The States party to the Conventional Weapons Convention agreed mandates for discussion of the relevant issues in November 2006 and in succeeding years. Having failed to achieve a Protocol by 2011, a group of concerned States initiated an ad hoc process which in due course led to a diplomatic Conference, and the adoption of the Convention on Cluster Munitions.[2] This is an arms control treaty that prohibits not just use of cluster munitions, but also development, acquisition, stockpiling, retention and a variety of other activities associated with cluster munitions. At the time of writing, there are 110 States that are party to the Convention, but these do not include the Russian Federation or Ukraine. Accordingly, the Convention’s provisions do not bind either Russia or Ukraine as a matter of treaty law. Moreover, it is not yet possible to find a general practice among States, accepted as law, supporting a conclusion that the Convention’s provisions bind at the customary law level.

It is, however, well established in IHL that if there is no specific provision of international law dealing with a particular matter, “the inhabitants and the belligerents remain under the protection and the rule of the principles of the law of nations, as they result from the usages established among civilized peoples, from the laws of humanity and the dictates of the public conscience” (Hague Convention IV, 1907, preamble, para. 8).

The customary principles that are of most relevance would seem to be the principle of distinction, the principle prohibiting indiscriminate attacks, and the principle prohibiting weapons that are by nature indiscriminate, as discussed above.

Therefore the following legal conclusions with respect to cluster munitions are clear:

    • There is in international law no prohibition on the use of cluster munitions as such by the Russian Federation or by Ukraine.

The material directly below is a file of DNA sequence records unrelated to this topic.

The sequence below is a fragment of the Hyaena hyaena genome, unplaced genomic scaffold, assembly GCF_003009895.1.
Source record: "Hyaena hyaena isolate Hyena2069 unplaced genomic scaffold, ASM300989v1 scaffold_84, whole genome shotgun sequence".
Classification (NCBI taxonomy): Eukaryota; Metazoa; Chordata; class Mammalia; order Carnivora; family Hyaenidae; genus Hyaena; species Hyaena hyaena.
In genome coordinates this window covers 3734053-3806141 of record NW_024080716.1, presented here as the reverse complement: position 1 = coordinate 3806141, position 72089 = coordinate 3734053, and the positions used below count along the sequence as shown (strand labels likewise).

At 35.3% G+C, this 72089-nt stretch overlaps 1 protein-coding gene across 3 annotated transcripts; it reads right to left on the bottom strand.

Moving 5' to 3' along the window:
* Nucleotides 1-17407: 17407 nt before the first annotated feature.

• If a particular kind of cluster munition is so designed that it cannot be directed at a specific target or that its effects cannot be limited to a specific target and if it is therefore of a nature to strike military objectives and civilians and/or civilian objects without distinction, it is prohibited by weapons law.
    • If a sufficient proportion of the individual bomblets fail to detonate and cause civilian death or injury such that the use of the weapon can properly be described as indiscriminate, the weapon per se would be prohibited under the indiscriminate weapons principle.
    • If the particular kind of cluster munition is found not to be indiscriminate by nature, its use on a specific occasion may nevertheless breach the prohibition of indiscriminate attacks. Assessing whether that rule has been broken involves a careful application of targeting law.  The information that was available to the attacking commander when making the attack decision, the steps taken by that commander to obtain further relevant information, the expected injury to civilians and damage to civilian objects, the anticipated military advantage from the attack, the precautions taken by the attacking commander and the precautions taken by the opposing authorities against the effects of attacks are among the numerous factors to be considered.
    • States that employ explosive weapon systems with high failure rates need to be mindful of the important ERW clearance, removal, destruction and assistance obligations imposed by Protocol V to CCW.


Air Commodore William H. Boothby retired as Deputy Director of Royal Air Force Legal Services in July 2011. He is Honorary Professor at the Australian National University and also teaches at the University of Southern Denmark and at the Geneva Centre for Security Policy.



[1] See the entry relating to BL755 in Janes’ Air Launched Weapons (1998) and V Wiebe, Footprints of Death: Cluster Bombs as Indiscriminate Weapons under International Humanitarian Law, 2000 22 Mich JIL 85, 91-5.

[2] Convention on Cluster Munitions, adopted in Dublin on 30 May 2008.


Photo credit: Stéphane De Greef, Landmine and Cluster Munition Monitor